Male fish with female characteristics found in Potomac tributaries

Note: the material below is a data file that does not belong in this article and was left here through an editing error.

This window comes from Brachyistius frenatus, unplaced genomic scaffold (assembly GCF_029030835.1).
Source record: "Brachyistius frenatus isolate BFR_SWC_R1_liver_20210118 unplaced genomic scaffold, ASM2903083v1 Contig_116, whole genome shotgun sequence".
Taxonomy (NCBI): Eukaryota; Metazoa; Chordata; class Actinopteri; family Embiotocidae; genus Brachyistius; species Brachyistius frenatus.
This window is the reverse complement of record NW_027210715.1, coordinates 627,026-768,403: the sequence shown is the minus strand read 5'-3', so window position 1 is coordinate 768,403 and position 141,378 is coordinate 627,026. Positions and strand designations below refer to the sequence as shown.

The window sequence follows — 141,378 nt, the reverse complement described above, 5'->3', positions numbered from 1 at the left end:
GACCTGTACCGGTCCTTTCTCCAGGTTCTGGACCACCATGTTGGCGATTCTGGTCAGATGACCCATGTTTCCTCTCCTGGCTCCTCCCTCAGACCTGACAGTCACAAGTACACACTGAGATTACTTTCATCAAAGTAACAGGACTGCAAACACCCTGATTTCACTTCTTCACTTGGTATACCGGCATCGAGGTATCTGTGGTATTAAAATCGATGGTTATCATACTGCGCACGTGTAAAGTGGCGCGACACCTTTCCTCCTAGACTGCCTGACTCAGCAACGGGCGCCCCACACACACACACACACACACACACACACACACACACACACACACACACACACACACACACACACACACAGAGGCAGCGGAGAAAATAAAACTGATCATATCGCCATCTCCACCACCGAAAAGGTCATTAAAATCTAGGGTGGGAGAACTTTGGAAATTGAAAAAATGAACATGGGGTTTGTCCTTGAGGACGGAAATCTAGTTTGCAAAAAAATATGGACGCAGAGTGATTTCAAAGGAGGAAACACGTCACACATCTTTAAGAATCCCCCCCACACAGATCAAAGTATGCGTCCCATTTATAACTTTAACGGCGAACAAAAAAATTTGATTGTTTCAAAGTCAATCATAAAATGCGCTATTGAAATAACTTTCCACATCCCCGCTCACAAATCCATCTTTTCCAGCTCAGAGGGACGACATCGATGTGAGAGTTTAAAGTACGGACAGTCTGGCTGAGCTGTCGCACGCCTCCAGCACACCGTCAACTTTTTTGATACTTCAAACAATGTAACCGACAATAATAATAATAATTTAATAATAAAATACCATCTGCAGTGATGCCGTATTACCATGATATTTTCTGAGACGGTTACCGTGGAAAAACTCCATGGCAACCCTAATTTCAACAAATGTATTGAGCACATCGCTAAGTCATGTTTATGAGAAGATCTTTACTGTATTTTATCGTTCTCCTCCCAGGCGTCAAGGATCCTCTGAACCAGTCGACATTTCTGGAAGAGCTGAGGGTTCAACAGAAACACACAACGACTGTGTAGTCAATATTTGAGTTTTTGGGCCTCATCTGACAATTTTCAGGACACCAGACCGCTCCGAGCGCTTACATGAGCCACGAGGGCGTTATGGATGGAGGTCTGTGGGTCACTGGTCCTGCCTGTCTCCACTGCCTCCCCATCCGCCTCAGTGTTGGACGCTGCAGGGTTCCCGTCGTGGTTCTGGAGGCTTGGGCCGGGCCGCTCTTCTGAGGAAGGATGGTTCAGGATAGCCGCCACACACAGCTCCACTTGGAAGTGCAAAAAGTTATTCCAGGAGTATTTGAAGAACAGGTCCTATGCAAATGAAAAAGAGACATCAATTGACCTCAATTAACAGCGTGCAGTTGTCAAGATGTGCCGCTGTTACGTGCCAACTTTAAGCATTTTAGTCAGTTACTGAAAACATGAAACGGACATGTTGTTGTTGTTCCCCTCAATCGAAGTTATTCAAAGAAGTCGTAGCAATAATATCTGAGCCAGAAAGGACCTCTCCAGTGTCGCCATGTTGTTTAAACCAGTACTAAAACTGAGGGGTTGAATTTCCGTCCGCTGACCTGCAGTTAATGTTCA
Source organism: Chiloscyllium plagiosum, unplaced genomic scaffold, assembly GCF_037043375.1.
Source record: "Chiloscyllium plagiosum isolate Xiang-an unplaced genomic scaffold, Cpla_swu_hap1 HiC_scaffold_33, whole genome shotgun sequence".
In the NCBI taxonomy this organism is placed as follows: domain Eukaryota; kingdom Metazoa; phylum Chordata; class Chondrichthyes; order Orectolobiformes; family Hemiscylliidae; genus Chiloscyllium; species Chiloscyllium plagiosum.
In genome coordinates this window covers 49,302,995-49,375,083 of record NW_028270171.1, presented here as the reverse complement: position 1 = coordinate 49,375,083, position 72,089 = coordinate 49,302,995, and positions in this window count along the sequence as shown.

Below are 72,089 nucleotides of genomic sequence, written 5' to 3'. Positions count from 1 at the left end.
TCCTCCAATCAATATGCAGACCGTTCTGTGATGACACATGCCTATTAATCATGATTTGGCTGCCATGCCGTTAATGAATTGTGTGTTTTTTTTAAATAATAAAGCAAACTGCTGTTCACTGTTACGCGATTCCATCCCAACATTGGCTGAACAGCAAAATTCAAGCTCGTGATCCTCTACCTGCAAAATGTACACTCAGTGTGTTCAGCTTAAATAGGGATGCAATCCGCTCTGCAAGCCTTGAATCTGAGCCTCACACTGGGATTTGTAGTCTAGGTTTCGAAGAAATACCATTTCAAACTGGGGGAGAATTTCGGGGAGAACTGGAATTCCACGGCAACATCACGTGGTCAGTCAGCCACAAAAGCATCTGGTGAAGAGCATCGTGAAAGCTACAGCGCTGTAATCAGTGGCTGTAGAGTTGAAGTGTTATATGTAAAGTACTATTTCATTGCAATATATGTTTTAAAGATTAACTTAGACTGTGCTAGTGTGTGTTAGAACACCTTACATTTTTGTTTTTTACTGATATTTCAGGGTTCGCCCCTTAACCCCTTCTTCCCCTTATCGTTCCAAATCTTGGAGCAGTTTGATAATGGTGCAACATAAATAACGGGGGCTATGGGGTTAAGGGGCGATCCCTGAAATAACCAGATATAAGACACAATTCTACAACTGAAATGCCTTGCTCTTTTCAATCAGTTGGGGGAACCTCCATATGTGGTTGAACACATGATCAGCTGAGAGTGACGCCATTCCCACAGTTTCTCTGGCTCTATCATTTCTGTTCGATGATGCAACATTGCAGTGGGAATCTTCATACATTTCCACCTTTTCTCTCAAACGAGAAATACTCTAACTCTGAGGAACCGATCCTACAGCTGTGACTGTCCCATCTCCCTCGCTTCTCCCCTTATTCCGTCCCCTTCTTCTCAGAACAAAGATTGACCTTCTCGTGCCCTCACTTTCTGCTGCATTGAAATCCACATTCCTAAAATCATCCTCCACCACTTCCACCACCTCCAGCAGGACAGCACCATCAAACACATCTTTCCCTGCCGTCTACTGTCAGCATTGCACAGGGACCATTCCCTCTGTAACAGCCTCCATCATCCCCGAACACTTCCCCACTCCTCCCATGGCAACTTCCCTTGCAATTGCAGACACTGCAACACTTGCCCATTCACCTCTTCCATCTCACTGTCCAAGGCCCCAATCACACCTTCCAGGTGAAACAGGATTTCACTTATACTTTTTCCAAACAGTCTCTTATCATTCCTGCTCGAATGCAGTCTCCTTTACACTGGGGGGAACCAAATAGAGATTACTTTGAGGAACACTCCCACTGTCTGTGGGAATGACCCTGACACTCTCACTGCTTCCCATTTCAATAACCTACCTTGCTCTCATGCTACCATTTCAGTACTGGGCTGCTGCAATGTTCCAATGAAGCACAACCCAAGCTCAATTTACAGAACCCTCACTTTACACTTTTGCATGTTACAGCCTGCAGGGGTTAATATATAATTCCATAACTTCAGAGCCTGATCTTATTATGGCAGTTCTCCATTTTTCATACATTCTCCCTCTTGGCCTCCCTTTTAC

Male smallmouth and largemouth bass in the Potomac River have been found to be developing eggs, leading federal scientists to suspect that, well, it may be something in the water. Female characteristics have been found in more than 80 percent of the male smallmouth bass studied in Potomac tributaries in Maryland and Virginia. Feminized fish were also found in Washington, D.C., and as far as the Potomac’s South Branch — a range of over 200 miles. The cause of the intersex fish is unknown, but utilities are assuring the public that tap water drawn from the river is safe. Ed Merrifield of green group Potomac Riverkeeper is understandably skeptical: “If they can’t tell us what the problem is, then how can they tell us that they’ve taken it out of the water?” Says Thomas Jacobus, general manager of the Washington Aqueduct: “I don’t know, and I don’t think anybody knows, the answer to that question right now: Is the effect in the fish transferable to humans?” Let’s hope not — there are enough freaky people in D.C. already.